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Re: Moving longdesc forward: Recap, updates, consensus

From: Benjamin Hawkes-Lewis <bhawkeslewis@googlemail.com>
Date: Fri, 6 May 2011 21:54:18 +0100
Message-ID: <BANLkTikvCQZRBJevFqS=qYCdq8YY-3ALBA@mail.gmail.com>
To: John Foliot <jfoliot@stanford.edu>
Cc: "Gregory J. Rosmaita" <oedipus@hicom.net>, Laura Carlson <laura.lee.carlson@gmail.com>, Charles McCathieNevile <chaals@opera.com>, HTML Accessibility Task Force <public-html-a11y@w3.org>
On Fri, May 6, 2011 at 7:11 PM, John Foliot <jfoliot@stanford.edu> wrote:
> The "Hidden Metadata" argument has been continually asserted by those who
> are opposed to reinstating @longdesc as a flaw with the attribute. It isn't,
> and we need to ensure we say so clearly and forcefully.

The "Hidden Metadata Fallacy" does neither.

> We have a number of editing tools that expose the functionality/ability of
> associating a longdesc html file or ID fragment to an image both at original
> authoring time, as well as at editing (change) time. We have a number of
> user agents (both visually based and screen readers) that expose the
> presence of @longdesc to the end user, and accessing the value of that data
> is as fundamental as it gets on the web: follow the link.

I guess your point is that improving @longdesc's discoverability reduces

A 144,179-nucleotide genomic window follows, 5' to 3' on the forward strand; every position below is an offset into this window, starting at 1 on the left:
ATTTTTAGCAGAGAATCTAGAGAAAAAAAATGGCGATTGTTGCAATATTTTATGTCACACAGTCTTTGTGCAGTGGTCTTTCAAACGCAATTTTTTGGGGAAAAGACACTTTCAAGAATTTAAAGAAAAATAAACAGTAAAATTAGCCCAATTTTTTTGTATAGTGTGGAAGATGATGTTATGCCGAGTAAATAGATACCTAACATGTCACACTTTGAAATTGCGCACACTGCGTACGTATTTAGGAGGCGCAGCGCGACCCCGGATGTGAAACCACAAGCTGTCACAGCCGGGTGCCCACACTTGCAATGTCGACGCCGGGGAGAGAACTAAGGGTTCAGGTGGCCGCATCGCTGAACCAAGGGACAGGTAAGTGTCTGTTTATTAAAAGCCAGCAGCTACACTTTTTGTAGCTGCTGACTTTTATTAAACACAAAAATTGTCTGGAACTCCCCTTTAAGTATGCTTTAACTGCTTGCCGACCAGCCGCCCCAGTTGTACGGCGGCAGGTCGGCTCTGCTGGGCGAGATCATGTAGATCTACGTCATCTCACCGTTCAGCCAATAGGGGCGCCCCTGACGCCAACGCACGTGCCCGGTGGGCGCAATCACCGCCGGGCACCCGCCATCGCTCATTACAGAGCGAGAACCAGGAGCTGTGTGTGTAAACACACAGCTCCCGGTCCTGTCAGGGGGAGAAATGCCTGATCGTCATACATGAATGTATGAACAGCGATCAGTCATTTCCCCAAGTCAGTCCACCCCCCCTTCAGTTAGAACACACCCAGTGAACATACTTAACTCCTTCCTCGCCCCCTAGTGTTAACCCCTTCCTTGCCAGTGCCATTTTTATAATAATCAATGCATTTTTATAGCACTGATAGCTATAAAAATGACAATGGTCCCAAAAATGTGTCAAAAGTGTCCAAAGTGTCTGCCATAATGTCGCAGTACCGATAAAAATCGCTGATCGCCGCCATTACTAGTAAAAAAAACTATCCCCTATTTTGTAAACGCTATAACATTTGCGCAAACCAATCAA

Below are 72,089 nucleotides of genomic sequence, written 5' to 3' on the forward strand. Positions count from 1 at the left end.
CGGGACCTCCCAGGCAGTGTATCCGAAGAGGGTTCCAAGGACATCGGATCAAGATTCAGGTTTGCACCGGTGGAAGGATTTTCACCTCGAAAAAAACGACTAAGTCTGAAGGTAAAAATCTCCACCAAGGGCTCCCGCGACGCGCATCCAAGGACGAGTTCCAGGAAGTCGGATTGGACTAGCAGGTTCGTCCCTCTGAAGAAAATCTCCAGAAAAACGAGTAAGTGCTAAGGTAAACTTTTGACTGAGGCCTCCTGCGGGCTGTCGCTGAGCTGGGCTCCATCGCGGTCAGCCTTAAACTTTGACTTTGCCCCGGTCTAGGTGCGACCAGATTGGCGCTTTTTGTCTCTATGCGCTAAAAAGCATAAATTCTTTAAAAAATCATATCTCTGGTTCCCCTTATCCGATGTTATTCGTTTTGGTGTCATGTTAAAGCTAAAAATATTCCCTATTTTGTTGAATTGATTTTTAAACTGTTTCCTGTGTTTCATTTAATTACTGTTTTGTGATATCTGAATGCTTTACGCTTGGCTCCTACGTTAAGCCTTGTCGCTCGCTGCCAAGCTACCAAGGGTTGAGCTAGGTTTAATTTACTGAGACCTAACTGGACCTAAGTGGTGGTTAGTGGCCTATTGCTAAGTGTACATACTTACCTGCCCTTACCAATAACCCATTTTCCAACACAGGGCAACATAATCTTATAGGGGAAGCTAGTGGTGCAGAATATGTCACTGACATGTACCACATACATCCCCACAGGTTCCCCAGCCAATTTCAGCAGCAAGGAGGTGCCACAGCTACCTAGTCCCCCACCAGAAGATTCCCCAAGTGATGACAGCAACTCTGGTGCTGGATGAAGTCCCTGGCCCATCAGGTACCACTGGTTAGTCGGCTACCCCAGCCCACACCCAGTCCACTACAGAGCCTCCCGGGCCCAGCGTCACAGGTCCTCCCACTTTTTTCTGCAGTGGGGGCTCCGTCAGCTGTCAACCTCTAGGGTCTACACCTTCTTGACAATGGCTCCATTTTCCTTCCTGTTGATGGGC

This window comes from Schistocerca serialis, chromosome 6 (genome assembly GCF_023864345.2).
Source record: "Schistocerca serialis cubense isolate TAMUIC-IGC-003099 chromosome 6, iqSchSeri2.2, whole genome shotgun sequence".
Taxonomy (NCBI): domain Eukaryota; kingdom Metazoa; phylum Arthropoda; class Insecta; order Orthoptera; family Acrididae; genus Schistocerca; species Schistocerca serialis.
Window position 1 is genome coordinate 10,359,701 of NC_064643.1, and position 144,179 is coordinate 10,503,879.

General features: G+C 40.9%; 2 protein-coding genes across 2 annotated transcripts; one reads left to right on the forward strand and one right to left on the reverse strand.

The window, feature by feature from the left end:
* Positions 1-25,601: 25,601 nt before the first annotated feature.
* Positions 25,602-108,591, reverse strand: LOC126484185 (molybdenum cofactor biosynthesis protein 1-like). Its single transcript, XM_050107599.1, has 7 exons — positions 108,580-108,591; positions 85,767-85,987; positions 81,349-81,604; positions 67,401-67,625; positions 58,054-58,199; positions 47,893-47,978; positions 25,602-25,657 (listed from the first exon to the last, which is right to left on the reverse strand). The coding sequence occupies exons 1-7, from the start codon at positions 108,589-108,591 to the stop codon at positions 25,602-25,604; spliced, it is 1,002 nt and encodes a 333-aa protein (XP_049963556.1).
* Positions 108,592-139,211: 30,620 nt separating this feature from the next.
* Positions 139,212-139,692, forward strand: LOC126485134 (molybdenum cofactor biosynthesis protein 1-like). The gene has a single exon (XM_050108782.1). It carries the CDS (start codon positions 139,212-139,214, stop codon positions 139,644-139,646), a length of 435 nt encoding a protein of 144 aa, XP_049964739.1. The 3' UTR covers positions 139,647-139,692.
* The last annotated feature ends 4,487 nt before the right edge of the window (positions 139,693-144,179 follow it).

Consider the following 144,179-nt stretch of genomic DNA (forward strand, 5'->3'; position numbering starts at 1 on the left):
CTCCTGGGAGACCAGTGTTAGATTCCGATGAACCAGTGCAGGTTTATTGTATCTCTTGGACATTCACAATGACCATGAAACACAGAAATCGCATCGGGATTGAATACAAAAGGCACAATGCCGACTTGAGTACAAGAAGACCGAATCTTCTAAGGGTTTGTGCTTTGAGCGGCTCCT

the costs of it being hidden. I think that's a good argument to make, but
it does not make the hidden metadata argument fallacious, just less damaging.

> Using the Hidden Metadata argument, it can be argued that microdata and RDFa
> data is "hidden", as it is not usually visually apparent on the screen to
> sighted users.

This sounds very similar to your erroneous argument about microformats:

http://lists.w3.org/Archives/Public/public-html/2011Apr/0609.html

The general idea of both microdata and RDFa is to mark up visible data not to
hide metadata.

Both microdata and RDFa provide features for providing machine-friendly
versions of human-friendly visible data that *could* also be used to create
hidden metadata that has no visible representation. Microdata and RDFa differ
from microformats only in that they do not explicitly prohibit this; it is
not intended to be the typical case.

At a slight tangent, I've been trying to explain this in the rather
different context of annotating historic texts with editorial information
over on the WHATWG list:

http://lists.w3.org/Archives/Public/public-html/2011Apr/0609.html

> With the recent evolution of touch-screen devices (and Steve Faulkner's
> recent enquiries to browser vendors
> http://lists.w3.org/Archives/Public/public-html/2011May/0072.html) it could
> also be argued that the value of @title is quickly becoming "hidden"
> metadata, as no touch-screen device that I am aware of today expose @title
> values to *any* of their users: using the "Hidden Metadata argument" perhaps
> we should drop @title from the spec too?

The poorer accuracy of hidden metadata is certainly a good argument against
keeping @title conforming.  But, as with @longdesc, @title may have merits that
counterbalance it being hidden metadata.

--
Benjamin Hawkes-Lewis
Received on Friday, 6 May 2011 20:54:46 GMT

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